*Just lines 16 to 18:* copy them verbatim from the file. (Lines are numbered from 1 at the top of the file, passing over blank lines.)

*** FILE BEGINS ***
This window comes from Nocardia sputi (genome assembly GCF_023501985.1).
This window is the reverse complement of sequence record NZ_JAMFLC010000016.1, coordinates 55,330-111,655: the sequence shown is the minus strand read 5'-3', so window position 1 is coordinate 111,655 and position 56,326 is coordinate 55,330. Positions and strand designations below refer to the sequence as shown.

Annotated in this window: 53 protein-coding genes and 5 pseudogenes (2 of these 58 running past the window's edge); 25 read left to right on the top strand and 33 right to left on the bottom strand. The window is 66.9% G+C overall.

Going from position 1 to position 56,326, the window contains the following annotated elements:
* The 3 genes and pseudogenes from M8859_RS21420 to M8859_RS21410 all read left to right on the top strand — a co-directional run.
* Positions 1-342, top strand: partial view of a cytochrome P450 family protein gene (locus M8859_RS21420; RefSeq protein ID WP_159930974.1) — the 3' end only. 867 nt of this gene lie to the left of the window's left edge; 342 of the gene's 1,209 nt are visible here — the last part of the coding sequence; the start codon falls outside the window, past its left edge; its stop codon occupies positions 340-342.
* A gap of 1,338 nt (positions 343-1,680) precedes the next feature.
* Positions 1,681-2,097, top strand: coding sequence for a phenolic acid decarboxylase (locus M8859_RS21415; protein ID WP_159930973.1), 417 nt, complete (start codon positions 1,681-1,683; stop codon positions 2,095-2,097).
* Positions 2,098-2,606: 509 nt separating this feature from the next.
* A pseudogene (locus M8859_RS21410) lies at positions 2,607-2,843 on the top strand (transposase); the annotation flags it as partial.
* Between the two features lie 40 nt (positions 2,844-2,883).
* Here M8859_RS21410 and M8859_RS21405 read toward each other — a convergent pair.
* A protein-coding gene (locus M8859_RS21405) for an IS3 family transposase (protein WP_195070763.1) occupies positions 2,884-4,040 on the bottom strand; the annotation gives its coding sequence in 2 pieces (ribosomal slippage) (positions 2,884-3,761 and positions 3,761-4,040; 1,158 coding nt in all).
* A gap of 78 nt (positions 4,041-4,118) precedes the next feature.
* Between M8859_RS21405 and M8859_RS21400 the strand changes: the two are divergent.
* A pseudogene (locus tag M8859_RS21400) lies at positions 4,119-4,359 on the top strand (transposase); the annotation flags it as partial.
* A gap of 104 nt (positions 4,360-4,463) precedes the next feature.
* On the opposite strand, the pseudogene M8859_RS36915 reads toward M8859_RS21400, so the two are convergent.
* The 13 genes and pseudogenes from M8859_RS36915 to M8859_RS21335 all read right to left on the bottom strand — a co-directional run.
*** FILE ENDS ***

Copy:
* A pseudogene (locus tag M8859_RS21400) lies at positions 4,119-4,359 on the top strand (transposase); the annotation flags it as partial.
* A gap of 104 nt (positions 4,360-4,463) precedes the next feature.
* On the opposite strand, the pseudogene M8859_RS36915 reads toward M8859_RS21400, so the two are convergent.